- Why is drag racing so important to the Fairplex?
- Neighboring cities and residents complain about drag racing
- Why does the Fairplex want to end drag racing there?
- Follow the money…
The Los Angeles County Fairgrounds or Fairplex, in Pomona, has been debating what to do with some of its less-used 487 acres for 20-plus years. Many proposals have seen mixed opposition. The National Hot Rod Association strip on the Fairplex property has been a popular mecca for the sport of drag racing since opening in 1953. But competing interests, and a slow reduction in racing spectators, are signaling the end of the storied track.
Why is drag racing so important to the Fairplex?
Top Fuel dragsters at Pomona drag strip 2018 | Getty
The Auto Club Raceway drag strip has been home to some of NHRA’s most prominent races. For decades it has been both the season’s inaugural and closing racing venue. Historical wins, elapsed time records, and untimely driver deaths have all played a part in it becoming drag racing’s most historic track. And within the Fairplex, the NHRA Museum is the sport’s premiere historical record.
Top Fuel dragster owner Roland Leong, driver Don Prudhomme, engine builder Keith Black, and crew at 1965 Winternationals at Pomona | Getty
Drag racing began in Southern California. First, at the dry lakes outside of Los Angeles in the Mojave desert in the 1930s. After the war, the timed quarter-mile format conducted on abandoned airstrips set the standard. And by the early 1950s, drag racing exploded across the country.
Neighboring cities and residents complain about drag racing
Fairplex layout with drag strip on left | Fairplex plan
But the neighboring households surrounding the track can’t stand the racing. Noise and congestion are the typical refrains. Because of the track’s layout, the majority of it rests within the Fairplex footprint, which is in Pomona. But the tower and specialized parking area behind it, sit within the jurisdiction of the city of La Verne. The city of La Verne has been a vocal opponent of racing held there throughout the years.
Now the Fairplex has put forward a revitalization plan first meant to debut in 2020. But you know what happened that year. So this April Pomona presented the plans asking for community input. Included in the future plans are affordable housing, new retail and restaurant spaces, and a multipurpose community green space.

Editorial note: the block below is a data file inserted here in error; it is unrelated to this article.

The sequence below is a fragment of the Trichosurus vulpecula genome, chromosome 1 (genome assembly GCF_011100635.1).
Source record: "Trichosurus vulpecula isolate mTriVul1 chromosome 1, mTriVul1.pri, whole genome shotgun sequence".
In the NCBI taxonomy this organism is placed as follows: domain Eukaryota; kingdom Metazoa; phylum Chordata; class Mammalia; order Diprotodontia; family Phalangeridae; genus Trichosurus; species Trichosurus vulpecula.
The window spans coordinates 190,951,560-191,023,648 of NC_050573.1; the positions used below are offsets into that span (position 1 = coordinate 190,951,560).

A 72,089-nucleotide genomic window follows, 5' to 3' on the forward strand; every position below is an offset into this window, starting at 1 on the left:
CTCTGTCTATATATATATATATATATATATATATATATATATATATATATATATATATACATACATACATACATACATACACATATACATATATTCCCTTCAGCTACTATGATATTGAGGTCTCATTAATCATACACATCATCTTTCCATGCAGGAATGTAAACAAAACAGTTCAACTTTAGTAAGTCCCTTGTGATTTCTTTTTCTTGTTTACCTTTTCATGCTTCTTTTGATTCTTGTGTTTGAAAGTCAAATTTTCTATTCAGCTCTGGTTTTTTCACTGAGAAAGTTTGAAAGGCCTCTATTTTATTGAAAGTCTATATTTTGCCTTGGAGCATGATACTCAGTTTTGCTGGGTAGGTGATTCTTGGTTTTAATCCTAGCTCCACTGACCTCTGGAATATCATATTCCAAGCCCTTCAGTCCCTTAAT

Why does the Fairplex want to end drag racing there?
Funny Cars race at the Pomona Raceway in 2001 | Getty
It touts this as bringing the Fairplex in line with present and future interests and needs. “Reflecting the true identity of the organization, while boosting marketing opportunities and igniting new revenue-producing activities” are just some of the goals. Let’s be honest, the bottom line for all of this is the “revenue” part of the equation. And there is nothing wrong with that.
1968 NHRA Winternationals standing room only | Getty
How it addresses racing is veiled, but significant. “Another concern of the panel is a seeming conflict or polarization between ‘what Fairplex has been’ and ‘what it can be.’ Some stakeholders indicated resistance to change. In addition, many on-site functions have outlived their relevance, and there appears to be little appetite for innovative or significant change to reflect modern needs or changing demographics.”
Follow the money…
1966 NHRA Winternationals Drag Race at Pomona | Getty
The coffin-nailing continues, “Interviews with stakeholders revealed ambiguity about Fairplex’s identity. The ULI panel believes Fairplex’s identity and core businesses need clearer articulation and suggests evaluating those businesses to identify opportunities for generating the best returns for Fairplex and its investment partners.” If it “evaluates” the NHRA track and determines that the “best returns for Fairplex and investment partners” lies elsewhere, then racing is over.
Redevelopment, especially redevelopment of county fairgrounds with a historic race track and horse racing track on the premises, moves slowly. So even if it were announced tomorrow that the track is toast, it could still take years before anything happens. You can call it progress, regress, greed, or community improvement. Whatever, it sure looks like the end of drag racing at Pomona is coming soon.